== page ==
[3] 2406.06765

Classical Myelo-Proliferative Neoplasms emergence and development based on real life incidence and mathematical modeling

Mathematical modeling offers the opportunity to test hypothesis concerning Myeloproliferative emergence and development. We tested different mathematical models based on a training cohort (n=264 patients) (Registre de la c\^ote d'Or) to determine the emergence and evolution times before JAK2V617F classical Myeloproliferative disorders (respectively Polycythemia Vera and Essential Thrombocytemia) are diagnosed. We dissected the time before diagnosis as two main periods: the time from embryonic development for the JAK2V617F mutation to occur, not disappear and enter in proliferation, and a second time corresponding to the expansion of the clonal population until diagnosis. We demonstrate using progressively complexified models that the rate of active mutation occurrence is not constant and doesn't just rely on individual variability, but rather increases with age and takes a median time of 63.1+/-13 years. A contrario, the expansion time can be considered as constant: 8.8 years once the mutation has emerged. Results were validated in an external cohort (national FIMBANK Cohort, n=1248 patients). Analyzing JAK2V617F Essential Thrombocytema versus Polycythemia Vera, we noticed that the first period of time (rate of active homozygous mutation occurrence) for PV takes approximatively 1.5 years more than for ET to develop when the expansion time was quasi-similar. In conclusion, our multi-step approach and the ultimate time-dependent model of MPN emergence and development demonstrates that the emergence of a JAK2V617F mutation should be linked to an aging mechanism, and indicates a 8-9 years period of time to develop a full MPN.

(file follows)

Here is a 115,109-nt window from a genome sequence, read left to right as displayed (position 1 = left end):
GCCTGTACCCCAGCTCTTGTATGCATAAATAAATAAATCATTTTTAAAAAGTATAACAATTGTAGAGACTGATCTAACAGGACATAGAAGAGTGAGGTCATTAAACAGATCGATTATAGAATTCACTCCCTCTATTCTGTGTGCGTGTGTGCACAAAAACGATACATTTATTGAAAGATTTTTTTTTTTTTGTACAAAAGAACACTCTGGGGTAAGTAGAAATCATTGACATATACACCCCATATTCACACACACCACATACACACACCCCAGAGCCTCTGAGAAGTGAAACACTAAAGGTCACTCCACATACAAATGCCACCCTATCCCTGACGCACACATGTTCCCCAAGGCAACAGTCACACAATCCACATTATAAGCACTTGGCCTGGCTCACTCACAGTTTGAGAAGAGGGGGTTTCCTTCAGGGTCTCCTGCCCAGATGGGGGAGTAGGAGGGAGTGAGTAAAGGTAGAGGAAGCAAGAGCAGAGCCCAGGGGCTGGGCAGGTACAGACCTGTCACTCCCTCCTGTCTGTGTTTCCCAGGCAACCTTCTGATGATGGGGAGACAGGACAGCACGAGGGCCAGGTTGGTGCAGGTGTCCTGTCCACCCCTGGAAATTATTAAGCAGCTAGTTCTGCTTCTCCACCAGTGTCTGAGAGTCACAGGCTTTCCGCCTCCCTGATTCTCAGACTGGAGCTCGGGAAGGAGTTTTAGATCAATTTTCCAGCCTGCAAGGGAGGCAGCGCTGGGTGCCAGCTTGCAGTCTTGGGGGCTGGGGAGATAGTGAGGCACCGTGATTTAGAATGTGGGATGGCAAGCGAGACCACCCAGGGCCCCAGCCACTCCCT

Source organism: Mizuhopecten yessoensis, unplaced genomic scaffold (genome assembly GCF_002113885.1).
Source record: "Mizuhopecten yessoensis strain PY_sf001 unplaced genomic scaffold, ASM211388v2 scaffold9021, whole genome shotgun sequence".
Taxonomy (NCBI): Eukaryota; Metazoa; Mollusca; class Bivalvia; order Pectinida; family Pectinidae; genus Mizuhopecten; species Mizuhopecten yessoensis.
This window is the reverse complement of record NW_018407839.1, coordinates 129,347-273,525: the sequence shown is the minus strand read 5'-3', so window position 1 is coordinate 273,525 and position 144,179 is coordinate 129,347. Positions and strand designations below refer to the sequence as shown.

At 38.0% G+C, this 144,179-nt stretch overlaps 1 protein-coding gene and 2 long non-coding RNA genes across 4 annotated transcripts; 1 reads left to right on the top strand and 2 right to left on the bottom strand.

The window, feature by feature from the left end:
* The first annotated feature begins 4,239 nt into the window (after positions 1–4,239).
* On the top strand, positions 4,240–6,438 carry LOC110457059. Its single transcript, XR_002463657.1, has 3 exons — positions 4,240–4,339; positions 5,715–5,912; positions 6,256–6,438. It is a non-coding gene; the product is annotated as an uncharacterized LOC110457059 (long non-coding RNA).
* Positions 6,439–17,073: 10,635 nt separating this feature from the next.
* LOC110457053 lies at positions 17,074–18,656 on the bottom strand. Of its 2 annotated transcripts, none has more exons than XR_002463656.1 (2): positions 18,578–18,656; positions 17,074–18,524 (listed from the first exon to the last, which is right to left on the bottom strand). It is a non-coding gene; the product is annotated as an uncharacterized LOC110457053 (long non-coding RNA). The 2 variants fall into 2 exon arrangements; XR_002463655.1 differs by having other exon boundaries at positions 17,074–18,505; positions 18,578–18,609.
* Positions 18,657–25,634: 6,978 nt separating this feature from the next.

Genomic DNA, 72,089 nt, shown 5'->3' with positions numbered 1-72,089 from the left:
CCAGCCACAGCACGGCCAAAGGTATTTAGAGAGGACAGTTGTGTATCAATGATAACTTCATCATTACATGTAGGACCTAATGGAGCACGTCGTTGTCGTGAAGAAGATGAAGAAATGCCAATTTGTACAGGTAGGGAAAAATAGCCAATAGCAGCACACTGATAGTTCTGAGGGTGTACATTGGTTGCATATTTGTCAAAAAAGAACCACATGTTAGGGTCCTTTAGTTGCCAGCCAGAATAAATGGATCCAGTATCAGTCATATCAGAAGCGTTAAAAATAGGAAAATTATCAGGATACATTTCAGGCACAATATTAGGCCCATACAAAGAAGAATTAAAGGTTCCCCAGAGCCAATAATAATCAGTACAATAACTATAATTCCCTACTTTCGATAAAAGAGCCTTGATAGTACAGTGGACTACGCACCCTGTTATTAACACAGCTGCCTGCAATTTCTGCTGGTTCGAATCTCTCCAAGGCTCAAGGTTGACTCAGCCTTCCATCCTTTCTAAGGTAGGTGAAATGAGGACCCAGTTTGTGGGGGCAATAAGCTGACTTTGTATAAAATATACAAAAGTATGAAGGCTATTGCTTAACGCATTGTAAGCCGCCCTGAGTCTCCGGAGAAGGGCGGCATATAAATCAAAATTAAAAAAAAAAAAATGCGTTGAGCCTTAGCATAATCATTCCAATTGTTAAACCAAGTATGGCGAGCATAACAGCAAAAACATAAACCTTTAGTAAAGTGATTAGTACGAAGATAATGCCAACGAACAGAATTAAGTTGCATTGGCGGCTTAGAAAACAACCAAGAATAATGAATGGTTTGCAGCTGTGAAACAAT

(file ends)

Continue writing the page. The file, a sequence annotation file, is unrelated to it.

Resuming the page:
[4] 2406.06801

Overcoming Limitations in Artificial Intelligence-based Prostate Cancer Detection through Better Datasets and a Bayesian Approach to Aggregate Panel Predictions

Despite considerable progress in developing artificial intelligence (AI) algorithms for prostate cancer detection from whole slide images, the clinical applicability of these models remains limited due to variability in pathological annotations and existing dataset limitations. This article proposes a novel approach to overcome these challenges by leveraging a Bayesian framework to seamlessly integrate new data, and present results as a panel of annotations. The framework is demonstrated by integrating a Bayesian prior with one trained AI model to generate a distribution of Gleason patterns for each pixel of an image. It is shown that using this distribution of Gleason patterns rather than a ground-truth label can improve model applicability, mitigate errors, and highlight areas of interest for pathologists. Additionally, we present a high-quality, hand-curated dataset of prostate histopathological images annotated at the gland level by trained pre-medical students and verified by an expert pathologist. We highlight the potential of this adaptive and uncertainty-aware framework for developing clinically deployable AI tools that can support pathologists in accurate prostate cancer grading, improve diagnostic accuracy, and create positive patient outcomes.

[5] 2406.06826